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The EEOC Accuses Businesses of Discriminating Against Pregnant Employees

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The EEOC recently brought lawsuits, on behalf of former employees, against two businesses for purported discrimination against pregnant employees – a restaurant chain and a security company.

Bayou City Wings in Baytown and other areas in Texas, owned by JC Wings Enterprises, LLC, was charged with employees who lost their jobs because of their pregnancies. The EEOC alleges that the company laid off a number of female workers – specifically, eight – just a few months into their pregnancies, based on a policy included in the employee handbook. One worker lost her job despite a doctor’s note stating that she would be able to work very close to her due date and that she had no restrictions for working.

One of the restaurants’ general managers said that a manager retaining a pregnant employee was “irresponsible” regarding the safety of the unborn child. Despite the apparent safety measures, it’s still a violation of the Pregnancy Discrimination Act and the Civil Rights Act. The EEOC’s suit sought an injunction, back pay, reinstatement or front pay and corresponding damages.

Quest Intelligence Group of Sacramento, CA, was accused by the EEOC of similar violations when a female security officer was not permitted to return to work following her maternity leave. When the woman tried to glean information on her work schedule after having her baby, she was informed that no work was available to her. According to the EEOC, the company looked into filling positions for security guards and made several hires (all men) in the ensuing weeks, but did not contact the woman. The Commission sought lost wages, as well as damages brought on by emotional distress.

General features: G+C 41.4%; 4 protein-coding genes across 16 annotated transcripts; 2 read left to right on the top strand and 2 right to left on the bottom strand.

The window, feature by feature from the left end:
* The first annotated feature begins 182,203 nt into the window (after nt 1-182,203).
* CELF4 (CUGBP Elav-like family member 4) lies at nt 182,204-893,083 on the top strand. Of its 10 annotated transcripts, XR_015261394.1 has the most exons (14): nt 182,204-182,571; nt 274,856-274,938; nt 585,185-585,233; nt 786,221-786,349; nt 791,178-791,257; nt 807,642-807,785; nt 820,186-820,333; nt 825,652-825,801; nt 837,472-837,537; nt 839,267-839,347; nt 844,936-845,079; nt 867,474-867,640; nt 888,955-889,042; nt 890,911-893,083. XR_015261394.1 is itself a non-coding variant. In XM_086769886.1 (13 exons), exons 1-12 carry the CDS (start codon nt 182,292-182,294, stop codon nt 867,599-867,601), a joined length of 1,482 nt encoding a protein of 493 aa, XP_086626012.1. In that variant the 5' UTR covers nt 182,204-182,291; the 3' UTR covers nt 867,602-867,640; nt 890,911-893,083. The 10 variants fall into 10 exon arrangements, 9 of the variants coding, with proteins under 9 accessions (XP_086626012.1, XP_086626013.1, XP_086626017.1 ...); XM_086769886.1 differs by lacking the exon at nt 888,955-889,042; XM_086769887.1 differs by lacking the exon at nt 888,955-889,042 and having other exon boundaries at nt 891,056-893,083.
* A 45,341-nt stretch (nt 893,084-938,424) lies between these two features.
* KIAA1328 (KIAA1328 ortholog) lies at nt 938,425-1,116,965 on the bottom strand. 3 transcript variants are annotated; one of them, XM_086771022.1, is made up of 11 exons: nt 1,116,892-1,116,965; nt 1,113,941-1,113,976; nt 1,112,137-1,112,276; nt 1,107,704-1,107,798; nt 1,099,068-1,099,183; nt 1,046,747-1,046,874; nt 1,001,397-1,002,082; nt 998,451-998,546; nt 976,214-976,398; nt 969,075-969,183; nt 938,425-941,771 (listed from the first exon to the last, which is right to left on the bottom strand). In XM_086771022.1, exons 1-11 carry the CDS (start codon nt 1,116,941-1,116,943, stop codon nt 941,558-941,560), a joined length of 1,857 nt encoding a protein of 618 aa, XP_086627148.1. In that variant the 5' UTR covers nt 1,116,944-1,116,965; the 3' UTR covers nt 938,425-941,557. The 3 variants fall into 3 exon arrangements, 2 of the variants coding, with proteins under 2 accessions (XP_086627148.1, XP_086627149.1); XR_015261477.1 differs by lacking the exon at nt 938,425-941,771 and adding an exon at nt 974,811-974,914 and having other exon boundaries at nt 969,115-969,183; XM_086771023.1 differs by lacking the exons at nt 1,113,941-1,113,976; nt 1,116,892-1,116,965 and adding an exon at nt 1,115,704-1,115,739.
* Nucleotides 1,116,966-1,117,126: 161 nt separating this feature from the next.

A third company recently lost its legal battle with the EEOC for pregnancy discrimination. Chemcore Industries, Inc. and Chemcore Industries of Georgia, LLC, which supplies plumbing accessories to companies, settled the lawsuit with a payment of $30,000. The business fired a female customer service rep, allegedly mere hours after she’d told her supervisor that she was pregnant. The consent decree, agreed upon by all parties, entailed training, reporting any complaints of discrimination and the posting of notices pertaining to relevant law. Chemcore did not accept liability with regard to either the legal action or the settlement.

Robert Dawkins, regional attorney for the agency’s Atlanta District Office, said that female employees have a legal right to become pregnant during the course of employment “without fear of losing [their] job.” A comparable sentiment was expressed by Martin Ebel of the EEOC’s Houston District Office, who stressed that pregnant workers are protected by federal law. Even if an employer proposes a policy to safeguard workers, such a policy is still in violation of law, as the employer has no right to decide whether or not an employee can work while pregnant.

According to William R. Tamayo, a regional attorney for the EEOC, pregnancy discrimination is still a serious concern in the workplace. The EEOC took in an average of 6,000 complaints of reputed pregnancy discrimination in the fiscal years of 2007 to 2011.

The EEOC Accuses Businesses of Discriminating Against Pregnant Employees by
Authored by: Harrison Barnes